The Harvard Kennedy School’s Student Government Election was Plagued by Apathy and Tensions. Then it was Suspended.


Students at the Harvard Kennedy School of Government will graduate with a master’s degree in public policy or public administration. But first, they are struggling to master electing a new student government.

The Kennedy School’s student government race had all the makings of a real-world election: tension, apathy, frustration, and IT issues.

After the unveiling of the election roster, students learned that candidates were running uncontested in several positions — including for president — and unsuccessfully attempted to reopen candidate nominations. Then, two hours after polls opened, the election committee realized dozens of students were left in the dark about the election process because they were not added to an email list.

Imogen M. A. Hobby, interim HKS student government president and Bethany M. Kirkpatrick, interim vice president, announced in an email to the student body on Tuesday that they halted and dissolved the election due to an IT failure.


“We will modify this year’s election timeline and reopen the nominations process for this year’s fall election to all students,” they wrote. “This decision was made in consultation with the HKS administration.”

HKS spokesperson Sofiya C. Cabalquinto confirmed in a statement Wednesday that first-year master’s in public administration students did not receive emails about the election because of a Kennedy School IT error.

“We regret the error and have established fail-safes so that this does not happen again,” Cabalquinto wrote. “The election process is self-governed by KSSG, but we support their decision to pause and reopen elections next week to ensure all students can participate.”

Voting will run in the new election from Sept. 27 to Sept. 28. Candidate nominations opened on Tuesday and closed on Wednesday. Candidates who confirm their nominations will be allowed to start campaigning on Friday.

Jose G. Altamirano, a second-year master’s in public policy student, said the election suffered from the “perfect storm of circumstances and lack of general knowledge about election bylaws.”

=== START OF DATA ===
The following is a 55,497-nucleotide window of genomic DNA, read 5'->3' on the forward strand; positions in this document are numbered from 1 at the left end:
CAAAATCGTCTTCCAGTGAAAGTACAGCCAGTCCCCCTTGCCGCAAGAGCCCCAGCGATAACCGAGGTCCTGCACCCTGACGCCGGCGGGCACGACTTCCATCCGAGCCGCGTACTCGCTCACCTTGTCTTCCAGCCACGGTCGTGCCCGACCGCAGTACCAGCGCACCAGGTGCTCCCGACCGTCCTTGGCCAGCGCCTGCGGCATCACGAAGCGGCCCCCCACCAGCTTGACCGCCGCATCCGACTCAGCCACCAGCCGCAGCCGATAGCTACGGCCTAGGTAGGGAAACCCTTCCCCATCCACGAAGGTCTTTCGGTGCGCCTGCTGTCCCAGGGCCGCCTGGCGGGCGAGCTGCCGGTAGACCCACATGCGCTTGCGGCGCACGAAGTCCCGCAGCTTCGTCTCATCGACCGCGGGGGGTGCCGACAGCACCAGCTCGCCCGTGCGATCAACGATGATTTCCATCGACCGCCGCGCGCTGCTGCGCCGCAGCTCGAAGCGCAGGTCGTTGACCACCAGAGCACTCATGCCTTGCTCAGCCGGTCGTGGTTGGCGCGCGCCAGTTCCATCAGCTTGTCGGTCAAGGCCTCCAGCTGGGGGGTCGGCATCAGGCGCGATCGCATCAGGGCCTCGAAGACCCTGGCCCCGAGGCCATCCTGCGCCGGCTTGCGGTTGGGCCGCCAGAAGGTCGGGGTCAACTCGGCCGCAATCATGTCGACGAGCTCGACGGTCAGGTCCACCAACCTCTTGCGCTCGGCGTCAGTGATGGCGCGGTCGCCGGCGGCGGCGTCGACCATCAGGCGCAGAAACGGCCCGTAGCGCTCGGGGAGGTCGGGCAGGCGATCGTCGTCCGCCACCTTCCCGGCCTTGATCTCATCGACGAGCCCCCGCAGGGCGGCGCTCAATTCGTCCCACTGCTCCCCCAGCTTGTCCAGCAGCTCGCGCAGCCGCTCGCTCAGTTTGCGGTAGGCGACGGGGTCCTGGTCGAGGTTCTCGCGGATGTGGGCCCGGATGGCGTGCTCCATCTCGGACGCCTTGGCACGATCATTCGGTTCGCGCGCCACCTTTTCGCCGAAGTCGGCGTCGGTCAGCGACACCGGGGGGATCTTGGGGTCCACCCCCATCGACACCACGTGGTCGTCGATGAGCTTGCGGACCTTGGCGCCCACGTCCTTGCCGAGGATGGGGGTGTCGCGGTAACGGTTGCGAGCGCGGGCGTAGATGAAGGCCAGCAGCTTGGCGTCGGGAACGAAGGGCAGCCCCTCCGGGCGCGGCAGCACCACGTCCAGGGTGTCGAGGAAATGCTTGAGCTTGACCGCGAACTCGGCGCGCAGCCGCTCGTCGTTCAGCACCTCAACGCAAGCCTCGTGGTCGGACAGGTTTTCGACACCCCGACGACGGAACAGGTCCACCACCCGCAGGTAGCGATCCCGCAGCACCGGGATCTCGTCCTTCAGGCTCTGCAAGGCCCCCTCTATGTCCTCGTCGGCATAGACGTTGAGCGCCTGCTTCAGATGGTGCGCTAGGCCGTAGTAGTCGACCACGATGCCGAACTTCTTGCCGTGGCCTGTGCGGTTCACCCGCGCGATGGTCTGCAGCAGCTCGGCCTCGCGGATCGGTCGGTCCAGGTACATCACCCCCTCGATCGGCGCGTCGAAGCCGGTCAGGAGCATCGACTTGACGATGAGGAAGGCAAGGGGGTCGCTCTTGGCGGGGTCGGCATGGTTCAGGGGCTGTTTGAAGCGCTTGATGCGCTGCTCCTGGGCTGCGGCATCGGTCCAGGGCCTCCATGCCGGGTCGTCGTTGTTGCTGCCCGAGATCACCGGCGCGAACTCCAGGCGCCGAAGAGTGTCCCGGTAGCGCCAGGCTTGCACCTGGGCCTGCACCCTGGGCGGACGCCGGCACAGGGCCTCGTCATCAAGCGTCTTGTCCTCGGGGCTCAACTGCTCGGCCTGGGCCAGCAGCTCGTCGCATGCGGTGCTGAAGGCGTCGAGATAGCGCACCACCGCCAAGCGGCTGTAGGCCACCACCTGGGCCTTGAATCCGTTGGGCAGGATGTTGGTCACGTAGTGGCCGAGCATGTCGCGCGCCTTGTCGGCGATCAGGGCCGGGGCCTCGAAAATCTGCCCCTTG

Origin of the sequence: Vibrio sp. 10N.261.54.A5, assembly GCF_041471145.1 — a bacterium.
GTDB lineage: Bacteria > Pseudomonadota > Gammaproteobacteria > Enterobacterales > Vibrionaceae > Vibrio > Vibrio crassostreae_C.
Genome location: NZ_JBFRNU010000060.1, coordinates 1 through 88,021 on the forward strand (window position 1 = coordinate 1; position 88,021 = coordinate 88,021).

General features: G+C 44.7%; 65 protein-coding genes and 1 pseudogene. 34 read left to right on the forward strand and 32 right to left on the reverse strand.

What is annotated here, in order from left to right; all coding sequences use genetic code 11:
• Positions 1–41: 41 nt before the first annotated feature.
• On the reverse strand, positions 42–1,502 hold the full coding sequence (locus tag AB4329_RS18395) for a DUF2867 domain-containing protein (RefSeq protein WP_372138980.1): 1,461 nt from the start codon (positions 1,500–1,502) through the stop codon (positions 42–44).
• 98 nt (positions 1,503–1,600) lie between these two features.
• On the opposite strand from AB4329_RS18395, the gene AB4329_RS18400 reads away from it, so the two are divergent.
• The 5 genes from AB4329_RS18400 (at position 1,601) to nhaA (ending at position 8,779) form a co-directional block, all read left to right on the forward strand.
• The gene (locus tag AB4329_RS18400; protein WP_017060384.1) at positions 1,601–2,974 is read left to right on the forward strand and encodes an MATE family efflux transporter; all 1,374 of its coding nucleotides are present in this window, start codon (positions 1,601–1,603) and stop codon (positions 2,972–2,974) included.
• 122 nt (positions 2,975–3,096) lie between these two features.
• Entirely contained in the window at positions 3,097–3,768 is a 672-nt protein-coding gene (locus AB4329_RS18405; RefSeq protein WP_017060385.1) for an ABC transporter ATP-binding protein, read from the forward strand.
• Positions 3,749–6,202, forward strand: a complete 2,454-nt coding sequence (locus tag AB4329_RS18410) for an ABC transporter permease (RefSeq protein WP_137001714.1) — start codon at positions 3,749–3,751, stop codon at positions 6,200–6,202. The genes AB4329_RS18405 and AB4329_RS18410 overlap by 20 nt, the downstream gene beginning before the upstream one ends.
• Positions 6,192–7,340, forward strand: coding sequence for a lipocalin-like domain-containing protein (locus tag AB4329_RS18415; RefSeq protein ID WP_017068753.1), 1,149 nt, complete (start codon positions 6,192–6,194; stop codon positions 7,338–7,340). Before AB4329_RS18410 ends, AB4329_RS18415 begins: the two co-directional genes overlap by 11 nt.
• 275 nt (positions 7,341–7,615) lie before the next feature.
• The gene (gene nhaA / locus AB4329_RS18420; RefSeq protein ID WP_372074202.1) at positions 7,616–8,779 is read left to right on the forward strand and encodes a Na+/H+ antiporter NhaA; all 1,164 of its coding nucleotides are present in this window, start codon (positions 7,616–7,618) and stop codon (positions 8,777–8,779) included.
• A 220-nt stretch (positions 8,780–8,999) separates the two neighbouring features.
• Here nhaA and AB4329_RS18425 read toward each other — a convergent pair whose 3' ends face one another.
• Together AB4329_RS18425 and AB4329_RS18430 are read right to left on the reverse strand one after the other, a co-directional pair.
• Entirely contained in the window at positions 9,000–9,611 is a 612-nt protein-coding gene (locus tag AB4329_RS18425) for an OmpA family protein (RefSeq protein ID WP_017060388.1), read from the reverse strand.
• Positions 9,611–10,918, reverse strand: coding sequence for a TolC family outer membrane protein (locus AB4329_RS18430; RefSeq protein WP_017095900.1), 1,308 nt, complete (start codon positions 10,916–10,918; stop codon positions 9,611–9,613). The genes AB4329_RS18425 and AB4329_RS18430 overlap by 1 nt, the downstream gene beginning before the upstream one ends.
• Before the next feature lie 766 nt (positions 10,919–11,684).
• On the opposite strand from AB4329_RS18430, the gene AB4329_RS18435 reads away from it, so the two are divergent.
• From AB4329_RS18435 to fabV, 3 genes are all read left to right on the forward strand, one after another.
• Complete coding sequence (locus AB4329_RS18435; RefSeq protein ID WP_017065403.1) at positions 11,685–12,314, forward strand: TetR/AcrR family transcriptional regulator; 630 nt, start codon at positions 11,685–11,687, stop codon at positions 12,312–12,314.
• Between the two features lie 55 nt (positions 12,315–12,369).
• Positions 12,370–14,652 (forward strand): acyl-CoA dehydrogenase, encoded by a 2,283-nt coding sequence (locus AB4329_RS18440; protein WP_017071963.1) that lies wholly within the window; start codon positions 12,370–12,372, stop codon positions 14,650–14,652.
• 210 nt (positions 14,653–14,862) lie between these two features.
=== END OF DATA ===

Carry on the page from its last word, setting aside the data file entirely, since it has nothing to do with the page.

Kirkpatrick said she received many inquiries as to whether “reopening nominations was possible or if starting a write-in candidacy was possible” after the ballot revealed only one candidate for student body president.

“But many things are prohibited by the bylaws, including the elections committee changing the bylaws,” said Kirkpatrick, who serves on the elections committee. “So as a result, we weren’t able to proceed with a lot of those things students were interested in.”

While the student government’s bylaws prevented new nominations, they did allow for a “none” option to be added on the ballot for uncontested positions, a function that was erroneously not used last year, according to Kirkpatrick.

“Students could vote for the candidate and really give those uncontested candidates a mandate or indicate that they did not wish for the candidate to serve, which was an option that the bylaws require,” Kirkpatrick said.

Omar M. Awad, a first-year mid-career MPA student, was the sole candidate running for president before the election’s suspension.

“The process humbled me and I tried to disattach [sic] myself from what people are saying and them attacking the uncontested candidate,” Awad said.

“I even did not contest this notion of a Droop quota when they added it,” Awad said, referring to the “none” candidate option. “Even though the bylaws doesn’t really say anything about uncontested positions.”

Alexander R. Cooper, a second-year MPA student, said he believed Hobby and Kirkpatrick were “responding to and taking cues” from Kennedy School administrators.

“That’s a pretty big red flag to me,” Cooper said. “I think the student government needs to exist separate from the administration, not as an arms to enforce the administration’s policies and their preferences.”

Hobby wrote in a statement Thursday evening that “it has always been standard practice for committees to consult with administrators in order to utilise their institutional memory of the election process.”

“Ultimately, Bethany and I made and took responsibility for all decisions, with careful reference to the bylaws, and there was never a situation where administrators told us what we were or were not allowed to do,” Hobby wrote.

—Staff writer Miles J. Herszenhorn can be reached at Follow him on Twitter @MHerszenhorn.